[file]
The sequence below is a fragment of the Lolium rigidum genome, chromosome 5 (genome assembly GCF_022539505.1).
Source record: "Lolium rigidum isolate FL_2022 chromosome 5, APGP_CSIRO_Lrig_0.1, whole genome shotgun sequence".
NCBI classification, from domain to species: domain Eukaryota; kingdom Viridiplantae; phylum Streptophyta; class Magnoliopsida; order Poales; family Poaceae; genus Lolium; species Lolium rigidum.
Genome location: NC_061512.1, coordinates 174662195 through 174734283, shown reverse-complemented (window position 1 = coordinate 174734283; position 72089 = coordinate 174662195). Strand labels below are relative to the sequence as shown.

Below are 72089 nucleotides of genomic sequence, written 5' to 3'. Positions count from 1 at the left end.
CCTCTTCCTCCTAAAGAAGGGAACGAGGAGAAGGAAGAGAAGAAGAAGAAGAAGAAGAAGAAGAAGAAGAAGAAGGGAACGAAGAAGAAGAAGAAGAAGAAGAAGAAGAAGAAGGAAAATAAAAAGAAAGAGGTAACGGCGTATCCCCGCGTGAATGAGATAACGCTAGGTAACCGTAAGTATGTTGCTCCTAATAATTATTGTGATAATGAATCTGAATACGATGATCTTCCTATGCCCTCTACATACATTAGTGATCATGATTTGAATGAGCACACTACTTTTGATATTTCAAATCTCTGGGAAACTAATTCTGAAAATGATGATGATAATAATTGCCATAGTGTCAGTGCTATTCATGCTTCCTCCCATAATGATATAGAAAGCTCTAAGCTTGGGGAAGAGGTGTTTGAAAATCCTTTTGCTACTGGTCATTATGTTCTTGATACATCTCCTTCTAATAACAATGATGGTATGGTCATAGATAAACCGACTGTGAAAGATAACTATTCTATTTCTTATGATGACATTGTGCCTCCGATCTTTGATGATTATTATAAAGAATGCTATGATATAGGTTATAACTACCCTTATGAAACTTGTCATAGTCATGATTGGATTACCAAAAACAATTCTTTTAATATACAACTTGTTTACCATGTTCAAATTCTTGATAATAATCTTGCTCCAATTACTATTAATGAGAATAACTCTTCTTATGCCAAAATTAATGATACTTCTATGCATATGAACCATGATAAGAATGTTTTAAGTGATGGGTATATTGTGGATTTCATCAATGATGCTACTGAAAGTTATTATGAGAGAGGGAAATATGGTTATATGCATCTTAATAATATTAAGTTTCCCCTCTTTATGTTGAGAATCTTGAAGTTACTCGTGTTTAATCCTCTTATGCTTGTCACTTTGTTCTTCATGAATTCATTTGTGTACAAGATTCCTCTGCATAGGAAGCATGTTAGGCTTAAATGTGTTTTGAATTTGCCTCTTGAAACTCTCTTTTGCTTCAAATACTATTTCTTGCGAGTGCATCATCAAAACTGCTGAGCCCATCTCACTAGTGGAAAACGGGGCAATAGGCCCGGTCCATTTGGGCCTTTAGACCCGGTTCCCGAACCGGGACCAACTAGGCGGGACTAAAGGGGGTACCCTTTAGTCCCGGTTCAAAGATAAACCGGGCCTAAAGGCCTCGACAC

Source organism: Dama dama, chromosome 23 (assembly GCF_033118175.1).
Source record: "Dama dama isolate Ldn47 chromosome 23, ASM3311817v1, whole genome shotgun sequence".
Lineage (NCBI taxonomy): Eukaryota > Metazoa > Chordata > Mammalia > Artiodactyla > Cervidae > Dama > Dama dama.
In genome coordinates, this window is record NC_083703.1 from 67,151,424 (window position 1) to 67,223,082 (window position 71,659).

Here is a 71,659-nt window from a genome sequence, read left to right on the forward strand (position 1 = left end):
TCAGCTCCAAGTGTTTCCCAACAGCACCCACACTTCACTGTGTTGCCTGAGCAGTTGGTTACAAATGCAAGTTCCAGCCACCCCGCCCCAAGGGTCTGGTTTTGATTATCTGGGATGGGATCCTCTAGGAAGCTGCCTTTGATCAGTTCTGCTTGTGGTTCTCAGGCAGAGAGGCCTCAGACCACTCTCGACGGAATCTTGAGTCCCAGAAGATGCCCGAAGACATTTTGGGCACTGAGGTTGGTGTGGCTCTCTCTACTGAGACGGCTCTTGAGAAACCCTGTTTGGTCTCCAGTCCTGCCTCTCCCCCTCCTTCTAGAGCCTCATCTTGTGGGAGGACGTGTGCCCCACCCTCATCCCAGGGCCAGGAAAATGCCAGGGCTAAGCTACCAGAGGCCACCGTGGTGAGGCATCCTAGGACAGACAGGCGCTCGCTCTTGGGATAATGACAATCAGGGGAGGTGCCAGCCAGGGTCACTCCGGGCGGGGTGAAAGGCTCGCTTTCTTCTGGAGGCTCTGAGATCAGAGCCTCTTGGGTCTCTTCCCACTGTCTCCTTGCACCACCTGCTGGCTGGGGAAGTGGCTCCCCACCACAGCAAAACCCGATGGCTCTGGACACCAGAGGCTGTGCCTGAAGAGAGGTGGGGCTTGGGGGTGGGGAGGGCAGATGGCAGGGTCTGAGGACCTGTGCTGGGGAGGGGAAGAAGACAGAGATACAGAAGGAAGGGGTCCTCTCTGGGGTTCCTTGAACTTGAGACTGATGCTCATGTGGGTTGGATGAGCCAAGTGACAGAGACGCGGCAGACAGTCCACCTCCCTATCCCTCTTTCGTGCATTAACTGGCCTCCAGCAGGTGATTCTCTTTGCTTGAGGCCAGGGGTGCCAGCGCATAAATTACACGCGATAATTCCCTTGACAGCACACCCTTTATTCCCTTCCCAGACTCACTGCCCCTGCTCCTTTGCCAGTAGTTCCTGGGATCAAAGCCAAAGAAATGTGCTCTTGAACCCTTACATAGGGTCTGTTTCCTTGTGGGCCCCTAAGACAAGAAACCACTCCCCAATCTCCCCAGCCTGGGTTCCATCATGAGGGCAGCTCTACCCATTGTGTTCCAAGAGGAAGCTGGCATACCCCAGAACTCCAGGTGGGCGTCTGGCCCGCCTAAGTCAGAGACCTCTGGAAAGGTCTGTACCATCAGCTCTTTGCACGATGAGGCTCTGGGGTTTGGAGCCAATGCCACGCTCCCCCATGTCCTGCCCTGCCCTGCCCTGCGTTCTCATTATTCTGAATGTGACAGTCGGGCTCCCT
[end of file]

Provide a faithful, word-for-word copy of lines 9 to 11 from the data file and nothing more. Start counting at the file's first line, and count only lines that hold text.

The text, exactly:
Lineage (NCBI taxonomy): Eukaryota > Metazoa > Chordata > Mammalia > Artiodactyla > Cervidae > Dama > Dama dama.
In genome coordinates, this window is record NC_083703.1 from 67,151,424 (window position 1) to 67,223,082 (window position 71,659).

Here is a 71,659-nt window from a genome sequence, read left to right on the forward strand (position 1 = left end):